* highlighter pencil, fly line, glass, coffee grounds, vinyl, tea, aluminum, graphite, galvanized wire, fabric dye, walnut ink, fabric, pine,

wax, acrylic ink, stove polish, gouache, stone, tape, screen printing ink, steel, India ink, floral wire, Lenox 100 paper, coffee, thread,

brads, oil pastel, basswood, paint marker, fiberglass, walnut, matboard, stainless steel wire, found objects, cut paper, balsa wood,

music wire, wax pastel, plastic, concrete, derailleur cable and housing, liquid cement color, crochet thread, nylon, acrylic rod,

VT white marble, insulated wire, ink, foam, mason line, acrylic paint, yarn, rubber, fly dubbing, elastic. 17 x 26 x 9 feet







Max Van Pelt (b. 1989, Boulder, Colorado) is an American artist living and working in Providence, RI. “Open Lineation” presents a selection of his most recent paintings and sculptures together with a site specific installation on Rooster Gallery’s main level. Van Pelt is represented by Rooster Gallery and this is his first solo exhibition in New York.


On the lower floor of the gallery, Van Pelt unveils two new bodies of similarly sized, intimately scaled work. The paintings, colorful and intricately composed surfaces of ink, cut paper, paint, monotype prints, and graphite are diverse and responsive assemblies of geometry, experiment and illusion. Meanwhile, a series of small wire and mixed media sculptures read so clearly at eye level that one might more accurately interpret them as drawings. Presented against the whiteness of the room, they are intricate, fragile, and immediately personal. Together, the paintings seem to be as much about sculpture as the sculptures are about drawing.


On the upper floor, an ambitious installation expands the inquiry: positioning both mediums in a simultaneous act of drawing. Suddenly, there is a translation of the same language into a new scale and depth. Openly responding with elements of string, wire, wood, steel, large works on paper, concrete, and other materials, Van Pelt connects the entire space in drawing. In his two treatises on architecture, “A Pattern Language” and “The Timeless Way of Building,” Christopher Alexander poses a framework for understanding the built world in terms of the places which “live” and the spaces which do not. In Van Pelt’s case, we are no longer faced with a space, but instead a wide orchestration of highly attentive moments which Alexander might have characterized by its state of living. While the downstairs may remain a strong collection of related pieces, the upstairs is inescapable, demanding that you insert yourself within the drawing and take pleasure in the unmitigated joy of creating place.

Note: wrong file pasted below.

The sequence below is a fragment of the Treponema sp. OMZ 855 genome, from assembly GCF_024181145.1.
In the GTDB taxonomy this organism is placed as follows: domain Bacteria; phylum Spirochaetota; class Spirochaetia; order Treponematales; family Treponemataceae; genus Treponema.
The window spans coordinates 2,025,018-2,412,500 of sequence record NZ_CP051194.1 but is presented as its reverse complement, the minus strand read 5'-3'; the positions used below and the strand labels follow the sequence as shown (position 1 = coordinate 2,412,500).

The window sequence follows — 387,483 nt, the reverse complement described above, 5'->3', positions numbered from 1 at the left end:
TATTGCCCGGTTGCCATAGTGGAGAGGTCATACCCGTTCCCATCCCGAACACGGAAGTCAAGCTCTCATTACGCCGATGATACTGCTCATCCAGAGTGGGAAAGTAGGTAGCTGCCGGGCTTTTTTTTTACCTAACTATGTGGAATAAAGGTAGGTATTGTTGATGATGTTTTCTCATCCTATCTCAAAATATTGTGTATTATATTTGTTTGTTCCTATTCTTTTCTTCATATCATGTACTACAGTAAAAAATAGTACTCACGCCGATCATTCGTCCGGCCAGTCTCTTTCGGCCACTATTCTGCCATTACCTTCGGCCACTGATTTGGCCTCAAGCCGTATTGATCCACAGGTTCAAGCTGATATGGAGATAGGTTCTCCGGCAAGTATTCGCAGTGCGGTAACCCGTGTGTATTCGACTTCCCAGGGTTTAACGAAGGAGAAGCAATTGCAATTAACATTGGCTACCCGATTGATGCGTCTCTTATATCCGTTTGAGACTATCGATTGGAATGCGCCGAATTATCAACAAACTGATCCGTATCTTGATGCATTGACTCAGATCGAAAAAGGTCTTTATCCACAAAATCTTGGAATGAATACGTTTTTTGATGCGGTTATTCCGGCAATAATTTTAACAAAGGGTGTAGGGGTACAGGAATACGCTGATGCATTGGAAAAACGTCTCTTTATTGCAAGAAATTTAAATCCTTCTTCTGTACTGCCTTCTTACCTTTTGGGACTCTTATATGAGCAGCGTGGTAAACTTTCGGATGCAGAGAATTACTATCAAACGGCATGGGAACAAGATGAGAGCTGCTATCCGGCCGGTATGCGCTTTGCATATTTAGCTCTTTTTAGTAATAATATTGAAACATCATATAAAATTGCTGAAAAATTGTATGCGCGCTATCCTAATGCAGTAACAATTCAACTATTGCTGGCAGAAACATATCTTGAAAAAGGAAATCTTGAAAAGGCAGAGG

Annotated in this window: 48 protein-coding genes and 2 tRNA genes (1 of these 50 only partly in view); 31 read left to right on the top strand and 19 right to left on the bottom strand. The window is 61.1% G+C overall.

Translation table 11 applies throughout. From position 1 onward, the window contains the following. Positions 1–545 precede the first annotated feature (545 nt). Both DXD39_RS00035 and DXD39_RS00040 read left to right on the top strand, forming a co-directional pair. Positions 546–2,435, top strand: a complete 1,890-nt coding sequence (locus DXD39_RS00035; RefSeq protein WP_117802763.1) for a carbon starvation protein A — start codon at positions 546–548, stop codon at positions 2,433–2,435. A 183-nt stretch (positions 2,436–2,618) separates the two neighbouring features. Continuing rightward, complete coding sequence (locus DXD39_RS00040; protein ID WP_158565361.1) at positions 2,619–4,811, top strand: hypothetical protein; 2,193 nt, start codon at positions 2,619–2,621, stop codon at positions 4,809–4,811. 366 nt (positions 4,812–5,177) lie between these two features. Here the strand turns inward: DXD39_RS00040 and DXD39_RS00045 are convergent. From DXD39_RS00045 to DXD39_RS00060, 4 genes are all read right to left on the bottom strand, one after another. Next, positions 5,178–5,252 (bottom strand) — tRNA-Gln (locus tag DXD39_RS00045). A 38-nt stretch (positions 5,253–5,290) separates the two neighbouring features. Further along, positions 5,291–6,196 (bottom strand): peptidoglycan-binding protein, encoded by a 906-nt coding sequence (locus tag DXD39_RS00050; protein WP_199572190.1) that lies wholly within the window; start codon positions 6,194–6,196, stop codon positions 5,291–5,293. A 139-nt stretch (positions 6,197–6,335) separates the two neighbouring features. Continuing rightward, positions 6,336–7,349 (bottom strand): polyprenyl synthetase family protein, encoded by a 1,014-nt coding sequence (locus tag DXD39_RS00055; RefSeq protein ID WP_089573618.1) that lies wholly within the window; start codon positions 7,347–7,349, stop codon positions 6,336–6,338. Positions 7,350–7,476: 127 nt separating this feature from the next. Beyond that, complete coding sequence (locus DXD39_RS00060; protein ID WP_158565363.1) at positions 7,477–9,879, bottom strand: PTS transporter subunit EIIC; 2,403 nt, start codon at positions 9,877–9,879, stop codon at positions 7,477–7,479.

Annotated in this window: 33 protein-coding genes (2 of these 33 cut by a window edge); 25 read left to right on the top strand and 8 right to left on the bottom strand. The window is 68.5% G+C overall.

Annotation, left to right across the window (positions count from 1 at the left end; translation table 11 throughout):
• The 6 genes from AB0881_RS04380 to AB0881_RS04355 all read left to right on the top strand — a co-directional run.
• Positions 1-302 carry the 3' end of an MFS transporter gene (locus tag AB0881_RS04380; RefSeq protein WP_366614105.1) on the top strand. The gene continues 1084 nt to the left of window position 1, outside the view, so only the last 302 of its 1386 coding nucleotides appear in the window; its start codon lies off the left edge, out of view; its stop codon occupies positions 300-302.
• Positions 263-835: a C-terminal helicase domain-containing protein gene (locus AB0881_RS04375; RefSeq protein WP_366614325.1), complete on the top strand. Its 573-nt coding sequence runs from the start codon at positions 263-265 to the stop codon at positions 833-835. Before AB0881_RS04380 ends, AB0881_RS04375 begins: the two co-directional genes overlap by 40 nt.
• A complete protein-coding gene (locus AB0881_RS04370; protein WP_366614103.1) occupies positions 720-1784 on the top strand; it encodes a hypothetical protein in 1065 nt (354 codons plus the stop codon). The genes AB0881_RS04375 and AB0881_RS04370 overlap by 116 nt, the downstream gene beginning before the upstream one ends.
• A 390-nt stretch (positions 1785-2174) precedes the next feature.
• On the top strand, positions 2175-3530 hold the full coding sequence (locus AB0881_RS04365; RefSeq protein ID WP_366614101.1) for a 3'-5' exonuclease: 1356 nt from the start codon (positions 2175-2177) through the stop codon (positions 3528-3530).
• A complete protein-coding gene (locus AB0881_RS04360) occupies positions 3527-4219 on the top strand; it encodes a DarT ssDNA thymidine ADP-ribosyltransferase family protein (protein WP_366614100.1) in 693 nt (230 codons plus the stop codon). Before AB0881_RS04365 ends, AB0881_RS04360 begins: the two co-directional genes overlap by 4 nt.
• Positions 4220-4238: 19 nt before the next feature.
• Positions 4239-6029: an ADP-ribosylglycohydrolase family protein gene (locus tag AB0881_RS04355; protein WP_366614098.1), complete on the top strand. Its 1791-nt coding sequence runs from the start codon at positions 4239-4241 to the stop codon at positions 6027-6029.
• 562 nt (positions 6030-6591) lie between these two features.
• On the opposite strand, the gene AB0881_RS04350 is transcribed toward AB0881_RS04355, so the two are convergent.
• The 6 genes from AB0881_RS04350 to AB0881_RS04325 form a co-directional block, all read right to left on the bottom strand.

Open Lineation is the visual artifact of an extended effort to understand and activate the relationship between drawing, painting, and sculpture. It is an experiment in communication, one where the production and description of abstract forms sows a fertile ground for observation. Regardless of the medium, Van Pelt’s work appears both microcosmic and expansive, striving to ascertain and instigate a mindfulness that connects us sympathetically to our surroundings. Layered assemblies of divergent elements, marks, colors, textures tend to converge and resolve optimistically within the necessity of cohabitation. The participation of a viewer allows these visual expressions to move from ambiguous to something specific and personal – the production richest in its potential not just to represent ideas, but to evoke them with frequency: regularly, and in appropriate tones.


Over the past three years, Van Pelt has been testing and applying a hypothesis that the relationship between sculpture and painting may be best understood through drawing. The resulting works feel rooted, not by a foundation of preparatory drawings, but in the conscious decision to let them exist as the drawing. By nurturing the directness, immediacy, and openness to experimentation found in

the experience of making marks, he has come to discover drawing more as a mindset than a medium. These inquiries transcend the physicality of each material in service of something larger: this is the calling of "Open Lineation."




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Click here for a free digital copy of Rooster's beautiful catalog!





    Please feel free to contact Max at maxwellvanpelt@gmail.com     -     Work is available for sale or commission     -     © Maxwell Van Pelt 2014 All Rights Reserved